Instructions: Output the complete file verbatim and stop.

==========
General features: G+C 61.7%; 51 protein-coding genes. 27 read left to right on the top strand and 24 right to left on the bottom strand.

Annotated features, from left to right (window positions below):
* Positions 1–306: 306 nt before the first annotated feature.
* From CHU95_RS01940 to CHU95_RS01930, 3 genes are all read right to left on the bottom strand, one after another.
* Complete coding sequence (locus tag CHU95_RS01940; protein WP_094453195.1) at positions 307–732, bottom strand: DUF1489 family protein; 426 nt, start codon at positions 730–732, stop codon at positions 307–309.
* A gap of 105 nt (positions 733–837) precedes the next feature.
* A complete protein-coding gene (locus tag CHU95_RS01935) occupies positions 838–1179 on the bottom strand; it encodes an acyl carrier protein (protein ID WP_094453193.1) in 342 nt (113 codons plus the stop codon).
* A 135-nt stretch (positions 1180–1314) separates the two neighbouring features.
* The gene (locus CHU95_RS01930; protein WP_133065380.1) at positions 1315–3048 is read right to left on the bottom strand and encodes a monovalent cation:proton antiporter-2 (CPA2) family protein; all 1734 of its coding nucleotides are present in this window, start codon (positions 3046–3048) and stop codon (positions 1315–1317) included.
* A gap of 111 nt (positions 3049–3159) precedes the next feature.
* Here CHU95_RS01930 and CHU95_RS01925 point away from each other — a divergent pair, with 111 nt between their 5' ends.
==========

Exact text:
General features: G+C 61.7%; 51 protein-coding genes. 27 read left to right on the top strand and 24 right to left on the bottom strand.

Annotated features, from left to right (window positions below):
* Positions 1–306: 306 nt before the first annotated feature.
* From CHU95_RS01940 to CHU95_RS01930, 3 genes are all read right to left on the bottom strand, one after another.
* Complete coding sequence (locus tag CHU95_RS01940; protein WP_094453195.1) at positions 307–732, bottom strand: DUF1489 family protein; 426 nt, start codon at positions 730–732, stop codon at positions 307–309.
* A gap of 105 nt (positions 733–837) precedes the next feature.
* A complete protein-coding gene (locus tag CHU95_RS01935) occupies positions 838–1179 on the bottom strand; it encodes an acyl carrier protein (protein ID WP_094453193.1) in 342 nt (113 codons plus the stop codon).
* A 135-nt stretch (positions 1180–1314) separates the two neighbouring features.
* The gene (locus CHU95_RS01930; protein WP_133065380.1) at positions 1315–3048 is read right to left on the bottom strand and encodes a monovalent cation:proton antiporter-2 (CPA2) family protein; all 1734 of its coding nucleotides are present in this window, start codon (positions 3046–3048) and stop codon (positions 1315–1317) included.
* A gap of 111 nt (positions 3049–3159) precedes the next feature.
* Here CHU95_RS01930 and CHU95_RS01925 point away from each other — a divergent pair, with 111 nt between their 5' ends.